The UK has the greatest concentration of veteran trees in Europe, many over a thousand years old. These stalwarts of our ancient woodland and parks are part of our natural heritage and like most landowners you will want to conserve them. At Thomson Ecology, our tree experts have the knowledge and skills to manage veteran tree health, and their surrounding environment, to ensure their continued survival.
Definition of a veteran tree
A veteran tree can be defined as ‘a tree that is of interest biologically, culturally or aesthetically because of its age, size or condition’ (Ancient Tree Forum). They are extremely vulnerable to changes in the environment around them; sensitive management is therefore essential. We can provide assessments of veteran trees following the ‘Specialist Survey Method’ and provide detailed reporting on the appropriate management required to ensure they continue their important contribution to the environment for as long as possible.
Importance of veteran trees
Britain has the largest number of veteran trees in Europe. They provide habitat for many rare species of invertebrates (particularly beetles), bryophytes (mosses, liverworts etc), lichens and fungi.
Many veterans are former pollards which are a reminder of our cultural past. Pollards were ‘working trees’, harvested like coppice stools but above the reach of browsing mammals. The harvested material was used for firewood, building materials and animal fodder.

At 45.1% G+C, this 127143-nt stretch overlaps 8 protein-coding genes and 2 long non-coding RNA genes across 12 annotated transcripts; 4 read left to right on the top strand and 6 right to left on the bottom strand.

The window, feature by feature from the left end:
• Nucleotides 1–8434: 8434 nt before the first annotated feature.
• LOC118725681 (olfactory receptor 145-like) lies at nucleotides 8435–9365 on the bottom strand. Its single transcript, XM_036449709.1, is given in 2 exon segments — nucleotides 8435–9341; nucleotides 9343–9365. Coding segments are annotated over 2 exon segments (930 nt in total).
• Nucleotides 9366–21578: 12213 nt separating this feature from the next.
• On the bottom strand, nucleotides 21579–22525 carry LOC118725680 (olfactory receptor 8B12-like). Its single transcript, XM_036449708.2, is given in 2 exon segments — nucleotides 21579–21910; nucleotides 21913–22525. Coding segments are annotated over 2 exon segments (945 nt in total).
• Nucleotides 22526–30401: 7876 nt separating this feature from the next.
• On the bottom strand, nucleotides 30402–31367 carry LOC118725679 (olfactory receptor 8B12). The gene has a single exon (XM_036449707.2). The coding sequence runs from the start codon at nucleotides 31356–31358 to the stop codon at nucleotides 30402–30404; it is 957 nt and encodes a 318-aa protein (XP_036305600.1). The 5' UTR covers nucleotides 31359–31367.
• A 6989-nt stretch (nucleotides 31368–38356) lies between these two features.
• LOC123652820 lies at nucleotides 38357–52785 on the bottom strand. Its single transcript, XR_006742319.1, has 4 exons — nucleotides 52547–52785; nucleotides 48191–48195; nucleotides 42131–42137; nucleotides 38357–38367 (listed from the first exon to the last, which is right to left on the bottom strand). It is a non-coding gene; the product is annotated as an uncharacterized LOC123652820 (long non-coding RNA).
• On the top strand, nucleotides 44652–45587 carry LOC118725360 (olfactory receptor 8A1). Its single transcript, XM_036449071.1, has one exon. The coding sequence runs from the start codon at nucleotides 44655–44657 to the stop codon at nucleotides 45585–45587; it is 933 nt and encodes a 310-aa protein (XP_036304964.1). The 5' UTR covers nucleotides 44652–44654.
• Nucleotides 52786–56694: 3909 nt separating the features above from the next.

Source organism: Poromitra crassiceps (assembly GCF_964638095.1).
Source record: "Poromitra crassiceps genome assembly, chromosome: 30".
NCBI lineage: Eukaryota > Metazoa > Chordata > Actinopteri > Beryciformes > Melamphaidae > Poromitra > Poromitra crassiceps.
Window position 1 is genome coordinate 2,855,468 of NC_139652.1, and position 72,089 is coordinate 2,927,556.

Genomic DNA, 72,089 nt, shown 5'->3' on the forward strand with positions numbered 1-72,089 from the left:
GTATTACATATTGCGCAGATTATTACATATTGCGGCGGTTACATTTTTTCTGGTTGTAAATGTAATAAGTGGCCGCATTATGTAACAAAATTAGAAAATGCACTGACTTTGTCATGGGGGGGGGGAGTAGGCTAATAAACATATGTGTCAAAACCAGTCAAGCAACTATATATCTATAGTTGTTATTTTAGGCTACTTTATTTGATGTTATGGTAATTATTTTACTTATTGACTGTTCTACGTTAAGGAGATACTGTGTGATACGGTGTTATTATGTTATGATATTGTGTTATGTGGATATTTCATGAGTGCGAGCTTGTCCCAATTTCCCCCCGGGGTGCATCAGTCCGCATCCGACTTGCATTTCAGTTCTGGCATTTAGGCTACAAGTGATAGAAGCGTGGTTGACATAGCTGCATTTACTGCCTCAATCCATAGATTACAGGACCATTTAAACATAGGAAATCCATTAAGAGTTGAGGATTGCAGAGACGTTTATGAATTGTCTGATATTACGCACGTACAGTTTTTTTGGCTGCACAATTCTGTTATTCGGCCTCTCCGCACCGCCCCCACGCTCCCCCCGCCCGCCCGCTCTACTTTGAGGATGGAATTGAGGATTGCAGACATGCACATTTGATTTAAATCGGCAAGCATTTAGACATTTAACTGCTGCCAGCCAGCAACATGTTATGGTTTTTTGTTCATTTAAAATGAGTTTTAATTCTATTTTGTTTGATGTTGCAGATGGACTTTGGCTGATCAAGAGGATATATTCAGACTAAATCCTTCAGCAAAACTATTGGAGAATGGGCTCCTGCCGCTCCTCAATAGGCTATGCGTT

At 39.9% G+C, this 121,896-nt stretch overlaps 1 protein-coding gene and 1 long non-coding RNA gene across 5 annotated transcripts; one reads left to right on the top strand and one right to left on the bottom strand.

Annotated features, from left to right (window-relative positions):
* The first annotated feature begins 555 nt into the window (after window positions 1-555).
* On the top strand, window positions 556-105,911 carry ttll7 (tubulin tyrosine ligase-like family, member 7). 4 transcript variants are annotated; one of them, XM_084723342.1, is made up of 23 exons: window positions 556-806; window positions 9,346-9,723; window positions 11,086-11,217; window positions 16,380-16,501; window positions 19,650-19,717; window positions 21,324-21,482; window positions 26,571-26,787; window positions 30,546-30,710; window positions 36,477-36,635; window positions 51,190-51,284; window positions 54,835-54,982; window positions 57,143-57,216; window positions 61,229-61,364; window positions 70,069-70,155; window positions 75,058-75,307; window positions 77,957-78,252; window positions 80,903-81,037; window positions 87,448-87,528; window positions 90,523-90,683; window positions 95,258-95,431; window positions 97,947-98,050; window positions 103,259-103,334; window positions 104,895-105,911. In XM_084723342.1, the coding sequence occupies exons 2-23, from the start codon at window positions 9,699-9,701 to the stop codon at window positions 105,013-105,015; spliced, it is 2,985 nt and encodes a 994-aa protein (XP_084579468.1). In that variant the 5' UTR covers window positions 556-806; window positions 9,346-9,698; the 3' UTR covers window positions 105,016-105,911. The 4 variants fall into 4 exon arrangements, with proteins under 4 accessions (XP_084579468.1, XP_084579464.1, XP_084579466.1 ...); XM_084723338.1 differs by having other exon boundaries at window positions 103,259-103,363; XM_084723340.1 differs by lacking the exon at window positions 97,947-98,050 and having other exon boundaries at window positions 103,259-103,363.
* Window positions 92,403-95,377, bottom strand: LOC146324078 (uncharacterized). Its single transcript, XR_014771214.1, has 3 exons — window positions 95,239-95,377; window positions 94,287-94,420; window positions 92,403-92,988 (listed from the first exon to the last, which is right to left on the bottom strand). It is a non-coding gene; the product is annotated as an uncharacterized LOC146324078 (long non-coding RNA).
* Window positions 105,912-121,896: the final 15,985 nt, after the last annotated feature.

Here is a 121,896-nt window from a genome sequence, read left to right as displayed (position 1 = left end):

Management techniques for veteran trees
There are a number of techniques that can be employed to properly care for populations of veteran trees. These include:
- Crown reduction – to reduce the ‘sail’ area of large specimens in order to reduce the risk of windthrow
- Veteranisation – the process of promoting features associated with veteran trees on young trees to maintain habitat continuity
- Repollarding – delicate process of reinstating pollarding for trees that were once managed using this technique but have not been cut for many years
- Haloing – the removal of younger trees surrounding veterans that are beginning to out-compete them
- Coronet cuts – pruning cuts that imitate natural limb failures, thus encouraging deadwood to form
- Restanding – re-erecting fallen mature or veteran trees to increase the volume of standing deadwood in an area
Other types of veteran trees
As well as pollards there are several other forms of veteran represented in the UK. These include:
- Maidens – trees that have not been subject to heavy pruning as a management technique
- Coppards – former coppice stools that have been pollarded
- Shredded – trees that have had lateral branches originating from the main stem harvested on a rotation